ZFS – what?

ZFS came up in the previous article on Proxmox as a virtualization storage solution, and works excellently within other virtualization environments (excellent down and dirty storage for Citrix).

Developed by Sun Microsystems originally using OpenSolaris, ZFS has at one time or another been ported to FreeBSD and later to Linux. When Oracle purchased Sun Microsytems OpenSolaris development became closed source and inturn so did ZFS. Unhappy with the decision to make ZFS closed source, it is reported, two-thirds of the ZFS development team left Oracle to continue the project in the spirit of the GNU General Public Licensing. ZFS currently sees it’s open source development in the form of the OpenZFS Project and the creation of an OpenSolaris proprietary licensed fork called NexentaStor (which is a fork itself of the OpenSolaris – “Illumos” distro), and FreeNAS.

Check out Aspen Systems canned ZFS solutions and article on “what makes ZFS different”.

ZFS (the Z File System) was designed to improve upon data integrity, work in a pooled storage configuration with multiple caching mechanisms (memory and disk read caching and synchronous disk write caching) to increase performance. The real thing that makes ZFS different is that it combines the roles of volume manager and filing system, whereas traditionally these were separate data management roles. This permits the file system to span multiple disks in a single volume, whereas RAID is the spanning of data across multiple individual file systems and multiple volumes. Like-wise data in a ZFS system is distributed across the disk structure. ZFS has a huge advantage in that additional storage can be increased automatically when additional hard drives are added to the pool – the file system simply increases it’s capacity.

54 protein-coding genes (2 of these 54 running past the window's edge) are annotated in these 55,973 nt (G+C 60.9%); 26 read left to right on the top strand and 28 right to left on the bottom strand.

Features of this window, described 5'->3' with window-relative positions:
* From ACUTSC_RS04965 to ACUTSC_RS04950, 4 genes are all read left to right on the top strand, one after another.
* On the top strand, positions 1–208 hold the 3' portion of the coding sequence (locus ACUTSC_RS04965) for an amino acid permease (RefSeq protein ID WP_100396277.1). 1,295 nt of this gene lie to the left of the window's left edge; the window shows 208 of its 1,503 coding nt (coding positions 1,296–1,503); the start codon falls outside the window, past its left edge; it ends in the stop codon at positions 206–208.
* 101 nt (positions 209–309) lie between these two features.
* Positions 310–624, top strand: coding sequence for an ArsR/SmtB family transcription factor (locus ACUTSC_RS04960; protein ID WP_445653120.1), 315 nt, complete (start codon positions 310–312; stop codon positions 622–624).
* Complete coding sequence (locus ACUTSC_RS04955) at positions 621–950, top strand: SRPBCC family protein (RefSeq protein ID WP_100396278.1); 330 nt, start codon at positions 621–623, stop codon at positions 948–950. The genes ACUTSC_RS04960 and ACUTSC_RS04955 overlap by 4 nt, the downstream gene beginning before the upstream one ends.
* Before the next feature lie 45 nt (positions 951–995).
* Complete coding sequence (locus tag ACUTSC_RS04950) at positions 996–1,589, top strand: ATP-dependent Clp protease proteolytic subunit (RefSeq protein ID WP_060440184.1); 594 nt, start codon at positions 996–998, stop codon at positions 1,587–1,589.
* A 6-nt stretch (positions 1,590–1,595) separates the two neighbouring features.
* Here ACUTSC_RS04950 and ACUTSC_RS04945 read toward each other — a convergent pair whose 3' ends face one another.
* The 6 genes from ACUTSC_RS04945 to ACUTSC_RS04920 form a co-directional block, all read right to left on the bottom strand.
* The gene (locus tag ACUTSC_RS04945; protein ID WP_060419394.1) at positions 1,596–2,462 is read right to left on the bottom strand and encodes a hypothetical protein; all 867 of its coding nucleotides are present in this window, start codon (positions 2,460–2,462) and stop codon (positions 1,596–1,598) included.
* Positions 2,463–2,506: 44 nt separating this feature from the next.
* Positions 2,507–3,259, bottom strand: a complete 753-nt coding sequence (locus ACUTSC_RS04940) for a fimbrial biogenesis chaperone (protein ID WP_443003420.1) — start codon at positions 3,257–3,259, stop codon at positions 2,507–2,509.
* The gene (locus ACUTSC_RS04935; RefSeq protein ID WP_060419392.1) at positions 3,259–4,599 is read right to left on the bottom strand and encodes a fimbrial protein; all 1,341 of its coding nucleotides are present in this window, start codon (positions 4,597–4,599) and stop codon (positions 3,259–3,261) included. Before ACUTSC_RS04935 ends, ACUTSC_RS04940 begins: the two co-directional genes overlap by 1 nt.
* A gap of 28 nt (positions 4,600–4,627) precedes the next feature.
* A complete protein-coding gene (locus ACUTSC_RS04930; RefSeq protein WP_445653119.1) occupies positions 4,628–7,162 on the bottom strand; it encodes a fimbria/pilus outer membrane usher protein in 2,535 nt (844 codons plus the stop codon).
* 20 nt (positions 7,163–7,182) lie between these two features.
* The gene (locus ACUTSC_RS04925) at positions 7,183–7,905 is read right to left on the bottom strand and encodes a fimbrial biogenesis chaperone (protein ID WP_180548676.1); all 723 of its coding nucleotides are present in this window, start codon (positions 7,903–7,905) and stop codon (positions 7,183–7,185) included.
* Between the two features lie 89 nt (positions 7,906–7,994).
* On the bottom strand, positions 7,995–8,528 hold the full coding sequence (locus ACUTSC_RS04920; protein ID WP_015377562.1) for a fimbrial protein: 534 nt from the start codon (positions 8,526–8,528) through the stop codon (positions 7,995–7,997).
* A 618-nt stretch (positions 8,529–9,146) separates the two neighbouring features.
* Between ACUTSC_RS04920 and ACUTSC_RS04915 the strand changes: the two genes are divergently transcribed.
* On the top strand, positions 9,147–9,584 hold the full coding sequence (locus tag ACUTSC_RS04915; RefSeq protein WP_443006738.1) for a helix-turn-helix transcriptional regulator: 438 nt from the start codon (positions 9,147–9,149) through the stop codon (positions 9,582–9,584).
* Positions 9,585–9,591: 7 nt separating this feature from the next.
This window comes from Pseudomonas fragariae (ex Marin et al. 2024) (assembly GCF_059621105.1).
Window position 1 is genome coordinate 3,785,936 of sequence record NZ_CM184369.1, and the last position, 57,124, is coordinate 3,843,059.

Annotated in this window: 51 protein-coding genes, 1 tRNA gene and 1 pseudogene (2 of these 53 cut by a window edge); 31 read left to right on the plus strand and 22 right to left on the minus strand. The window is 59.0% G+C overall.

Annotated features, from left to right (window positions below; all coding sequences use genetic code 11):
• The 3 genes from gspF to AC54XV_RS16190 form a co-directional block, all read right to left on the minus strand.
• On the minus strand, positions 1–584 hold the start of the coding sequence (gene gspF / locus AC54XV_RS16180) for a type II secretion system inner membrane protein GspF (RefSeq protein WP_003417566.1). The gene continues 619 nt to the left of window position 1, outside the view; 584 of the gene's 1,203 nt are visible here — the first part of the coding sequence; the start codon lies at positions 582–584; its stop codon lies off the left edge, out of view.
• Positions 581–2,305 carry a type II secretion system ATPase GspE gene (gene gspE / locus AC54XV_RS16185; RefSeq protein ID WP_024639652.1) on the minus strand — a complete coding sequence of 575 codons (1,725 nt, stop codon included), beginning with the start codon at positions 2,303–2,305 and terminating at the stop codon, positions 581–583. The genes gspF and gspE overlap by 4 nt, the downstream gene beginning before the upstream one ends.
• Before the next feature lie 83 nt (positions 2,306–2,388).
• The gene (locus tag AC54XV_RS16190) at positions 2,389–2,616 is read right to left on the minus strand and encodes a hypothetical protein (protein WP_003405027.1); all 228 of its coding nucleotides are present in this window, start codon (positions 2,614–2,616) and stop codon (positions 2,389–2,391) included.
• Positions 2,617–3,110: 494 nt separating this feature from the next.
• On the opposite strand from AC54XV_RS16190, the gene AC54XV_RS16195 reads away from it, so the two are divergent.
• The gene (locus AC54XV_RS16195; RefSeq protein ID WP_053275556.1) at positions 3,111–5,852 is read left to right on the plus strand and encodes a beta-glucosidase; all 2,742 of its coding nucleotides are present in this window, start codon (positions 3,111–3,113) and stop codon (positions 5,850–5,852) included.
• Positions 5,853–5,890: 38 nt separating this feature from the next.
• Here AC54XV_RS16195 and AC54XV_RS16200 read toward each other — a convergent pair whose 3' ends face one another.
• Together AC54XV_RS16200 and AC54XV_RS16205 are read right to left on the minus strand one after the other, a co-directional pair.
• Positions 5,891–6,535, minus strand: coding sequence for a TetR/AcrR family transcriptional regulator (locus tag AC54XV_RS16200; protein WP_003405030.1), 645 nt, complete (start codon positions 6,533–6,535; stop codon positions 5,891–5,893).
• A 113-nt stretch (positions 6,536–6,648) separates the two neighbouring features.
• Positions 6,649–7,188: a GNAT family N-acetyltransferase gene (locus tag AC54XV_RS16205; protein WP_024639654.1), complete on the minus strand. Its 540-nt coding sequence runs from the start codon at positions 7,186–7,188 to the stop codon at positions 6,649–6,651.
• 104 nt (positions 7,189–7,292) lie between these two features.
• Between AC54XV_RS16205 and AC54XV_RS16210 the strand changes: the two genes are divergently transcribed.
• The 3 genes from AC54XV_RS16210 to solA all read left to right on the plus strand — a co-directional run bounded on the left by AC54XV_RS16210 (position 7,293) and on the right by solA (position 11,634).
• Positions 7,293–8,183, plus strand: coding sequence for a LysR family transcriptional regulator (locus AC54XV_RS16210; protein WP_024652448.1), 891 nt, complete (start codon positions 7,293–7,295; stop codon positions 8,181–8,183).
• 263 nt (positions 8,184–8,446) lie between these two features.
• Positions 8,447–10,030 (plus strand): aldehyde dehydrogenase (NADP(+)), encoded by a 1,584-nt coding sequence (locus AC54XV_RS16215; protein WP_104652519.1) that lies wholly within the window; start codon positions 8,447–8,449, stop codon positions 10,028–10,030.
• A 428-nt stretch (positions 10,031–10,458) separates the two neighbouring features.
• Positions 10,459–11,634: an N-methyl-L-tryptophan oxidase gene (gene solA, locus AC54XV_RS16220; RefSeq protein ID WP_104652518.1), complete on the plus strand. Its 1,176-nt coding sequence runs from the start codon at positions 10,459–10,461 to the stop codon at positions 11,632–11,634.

In addition to the pooled storage, ZFS also features copy-on-write, snapshots, data integrity verification and repair, and RAID-Z – complete with the ability to store a file equal to 16 exabytes with a maximum of 256 quadrillion zettabytes of storage. Check out Raul Rubens 2009 article on “10 Reasons Why ZFS Rocks“. He gives an excellent run down on each of these features and explains how ZFS over comes the RAID 5 write hole flaw.

While OpenZFS is full featured, the proprietary NexentaStor project community version limits this to 10 TB of used disk space in a non-production environment and locking features out if the system exceeds 18 TB – expandable with the purchase of their enterprise edition Given the stability and ability to get support, I personally have successfully deployed NexentaStor and am quite impressed with its performance and reliability. I would expect no less performance from any of theother OpenZFS flavors. OpenZFS in addition to its expansive storage capabilities has the decided advantage of operating on many platforms: illumos, FreeBSD, Linux and OSX. Deploy a copy of either and enjoy free NAS (less the cost of hardware)!

*Speaking of FreeNAS checkout the comparison of both systems. It claims to be “The World’s #1 Storage OS with over 10+ Million Downloads”. Having likewise deployed this version of OpenZFS, like NexentaStor, it simply rocks as a storage solution. Simply, ZFS is hard to kill and as such can’t be beat.

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